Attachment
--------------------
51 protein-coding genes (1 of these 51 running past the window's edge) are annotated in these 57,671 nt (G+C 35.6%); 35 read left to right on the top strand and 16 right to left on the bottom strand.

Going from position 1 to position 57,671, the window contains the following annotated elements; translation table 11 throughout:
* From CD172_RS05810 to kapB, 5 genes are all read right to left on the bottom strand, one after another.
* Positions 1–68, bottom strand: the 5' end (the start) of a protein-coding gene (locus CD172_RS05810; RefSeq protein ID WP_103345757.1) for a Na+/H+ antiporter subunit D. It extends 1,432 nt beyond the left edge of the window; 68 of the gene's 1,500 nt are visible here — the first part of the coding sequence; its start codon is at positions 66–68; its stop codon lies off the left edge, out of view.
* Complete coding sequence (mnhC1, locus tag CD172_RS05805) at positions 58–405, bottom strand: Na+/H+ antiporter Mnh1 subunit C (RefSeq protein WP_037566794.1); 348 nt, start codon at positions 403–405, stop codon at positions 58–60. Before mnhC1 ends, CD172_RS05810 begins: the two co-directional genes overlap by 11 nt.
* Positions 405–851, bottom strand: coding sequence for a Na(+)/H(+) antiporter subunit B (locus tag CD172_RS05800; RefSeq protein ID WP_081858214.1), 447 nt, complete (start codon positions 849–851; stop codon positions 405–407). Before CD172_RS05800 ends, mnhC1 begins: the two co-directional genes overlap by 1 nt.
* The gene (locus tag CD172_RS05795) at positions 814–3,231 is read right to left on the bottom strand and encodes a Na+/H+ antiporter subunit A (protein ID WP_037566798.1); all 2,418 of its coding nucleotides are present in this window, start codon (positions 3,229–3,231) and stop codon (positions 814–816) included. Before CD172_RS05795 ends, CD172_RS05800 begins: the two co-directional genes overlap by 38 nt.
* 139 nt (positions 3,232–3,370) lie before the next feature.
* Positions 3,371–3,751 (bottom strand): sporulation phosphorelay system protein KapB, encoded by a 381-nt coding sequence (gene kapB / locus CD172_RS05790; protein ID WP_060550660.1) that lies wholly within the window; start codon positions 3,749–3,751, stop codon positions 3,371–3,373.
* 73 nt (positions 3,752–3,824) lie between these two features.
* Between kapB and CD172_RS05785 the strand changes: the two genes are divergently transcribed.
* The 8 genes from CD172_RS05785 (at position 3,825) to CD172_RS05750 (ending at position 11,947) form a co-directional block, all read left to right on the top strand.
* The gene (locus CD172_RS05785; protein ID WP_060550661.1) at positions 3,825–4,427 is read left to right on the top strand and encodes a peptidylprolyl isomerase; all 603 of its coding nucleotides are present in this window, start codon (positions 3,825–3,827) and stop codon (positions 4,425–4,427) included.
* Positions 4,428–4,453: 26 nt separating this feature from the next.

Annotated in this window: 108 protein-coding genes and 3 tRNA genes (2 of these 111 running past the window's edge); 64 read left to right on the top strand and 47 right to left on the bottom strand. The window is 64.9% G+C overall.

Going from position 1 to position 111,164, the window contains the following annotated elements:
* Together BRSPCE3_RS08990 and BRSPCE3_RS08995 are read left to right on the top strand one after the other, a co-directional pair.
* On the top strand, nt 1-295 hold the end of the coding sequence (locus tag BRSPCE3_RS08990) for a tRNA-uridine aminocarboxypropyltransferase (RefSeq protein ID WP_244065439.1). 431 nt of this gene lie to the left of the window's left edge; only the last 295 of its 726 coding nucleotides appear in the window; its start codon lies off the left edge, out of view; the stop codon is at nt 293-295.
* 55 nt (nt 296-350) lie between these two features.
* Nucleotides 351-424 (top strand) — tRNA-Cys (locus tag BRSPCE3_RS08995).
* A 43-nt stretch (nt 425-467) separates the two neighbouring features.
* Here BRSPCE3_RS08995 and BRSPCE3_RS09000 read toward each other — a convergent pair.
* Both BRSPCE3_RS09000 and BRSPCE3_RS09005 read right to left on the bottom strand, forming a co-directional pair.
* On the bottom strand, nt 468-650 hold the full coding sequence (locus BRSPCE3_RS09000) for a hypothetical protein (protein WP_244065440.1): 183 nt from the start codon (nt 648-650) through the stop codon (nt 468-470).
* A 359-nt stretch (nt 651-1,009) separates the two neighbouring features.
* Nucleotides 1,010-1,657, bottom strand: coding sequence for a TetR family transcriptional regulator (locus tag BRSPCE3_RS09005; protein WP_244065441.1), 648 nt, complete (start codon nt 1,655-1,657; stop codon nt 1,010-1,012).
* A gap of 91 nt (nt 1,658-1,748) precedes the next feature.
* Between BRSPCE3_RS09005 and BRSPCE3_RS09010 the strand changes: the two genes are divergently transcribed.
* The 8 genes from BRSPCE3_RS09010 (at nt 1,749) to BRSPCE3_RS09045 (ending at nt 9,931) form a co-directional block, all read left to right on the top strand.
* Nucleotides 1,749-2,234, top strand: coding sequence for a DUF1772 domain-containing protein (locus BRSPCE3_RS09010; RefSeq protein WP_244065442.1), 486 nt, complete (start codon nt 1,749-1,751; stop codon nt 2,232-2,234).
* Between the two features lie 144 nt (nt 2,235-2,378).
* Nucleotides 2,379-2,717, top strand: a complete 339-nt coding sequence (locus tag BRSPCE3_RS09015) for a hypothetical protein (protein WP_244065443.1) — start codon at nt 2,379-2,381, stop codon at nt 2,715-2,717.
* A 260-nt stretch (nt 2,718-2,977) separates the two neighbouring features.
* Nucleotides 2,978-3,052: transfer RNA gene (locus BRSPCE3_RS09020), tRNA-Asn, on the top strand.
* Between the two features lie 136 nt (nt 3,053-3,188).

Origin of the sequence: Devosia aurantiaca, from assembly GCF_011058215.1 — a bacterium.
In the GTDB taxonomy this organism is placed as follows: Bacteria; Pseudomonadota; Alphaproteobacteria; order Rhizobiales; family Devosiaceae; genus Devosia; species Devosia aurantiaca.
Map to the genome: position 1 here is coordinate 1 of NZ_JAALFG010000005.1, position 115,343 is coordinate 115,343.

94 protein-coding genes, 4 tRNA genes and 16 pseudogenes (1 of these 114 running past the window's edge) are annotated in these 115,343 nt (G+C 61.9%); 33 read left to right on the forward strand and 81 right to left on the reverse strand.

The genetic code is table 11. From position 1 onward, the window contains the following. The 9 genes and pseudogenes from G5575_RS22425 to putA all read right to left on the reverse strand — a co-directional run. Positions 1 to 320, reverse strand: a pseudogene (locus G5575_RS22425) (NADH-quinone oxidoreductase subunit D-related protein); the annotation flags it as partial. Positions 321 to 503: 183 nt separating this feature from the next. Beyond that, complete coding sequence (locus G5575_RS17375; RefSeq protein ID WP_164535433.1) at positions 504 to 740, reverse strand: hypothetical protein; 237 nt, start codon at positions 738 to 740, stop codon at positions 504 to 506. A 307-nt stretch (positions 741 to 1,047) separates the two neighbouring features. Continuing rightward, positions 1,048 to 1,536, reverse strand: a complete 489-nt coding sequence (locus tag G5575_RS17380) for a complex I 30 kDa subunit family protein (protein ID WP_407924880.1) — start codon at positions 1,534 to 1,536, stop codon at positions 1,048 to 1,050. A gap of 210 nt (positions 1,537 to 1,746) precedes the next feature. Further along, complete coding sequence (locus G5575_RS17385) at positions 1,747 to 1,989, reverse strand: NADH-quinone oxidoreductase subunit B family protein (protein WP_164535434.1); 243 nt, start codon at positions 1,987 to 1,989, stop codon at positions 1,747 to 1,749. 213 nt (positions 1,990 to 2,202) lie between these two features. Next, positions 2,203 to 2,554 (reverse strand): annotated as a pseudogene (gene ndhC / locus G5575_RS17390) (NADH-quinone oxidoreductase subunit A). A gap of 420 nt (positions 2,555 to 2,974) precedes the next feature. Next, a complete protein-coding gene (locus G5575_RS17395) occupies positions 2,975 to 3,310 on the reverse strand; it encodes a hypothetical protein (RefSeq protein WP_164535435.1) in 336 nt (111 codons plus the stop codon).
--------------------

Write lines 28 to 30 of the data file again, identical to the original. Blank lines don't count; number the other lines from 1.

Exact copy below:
* Between BRSPCE3_RS09005 and BRSPCE3_RS09010 the strand changes: the two genes are divergently transcribed.
* The 8 genes from BRSPCE3_RS09010 (at nt 1,749) to BRSPCE3_RS09045 (ending at nt 9,931) form a co-directional block, all read left to right on the top strand.
* Nucleotides 1,749-2,234, top strand: coding sequence for a DUF1772 domain-containing protein (locus BRSPCE3_RS09010; RefSeq protein WP_244065442.1), 486 nt, complete (start codon nt 1,749-1,751; stop codon nt 2,232-2,234).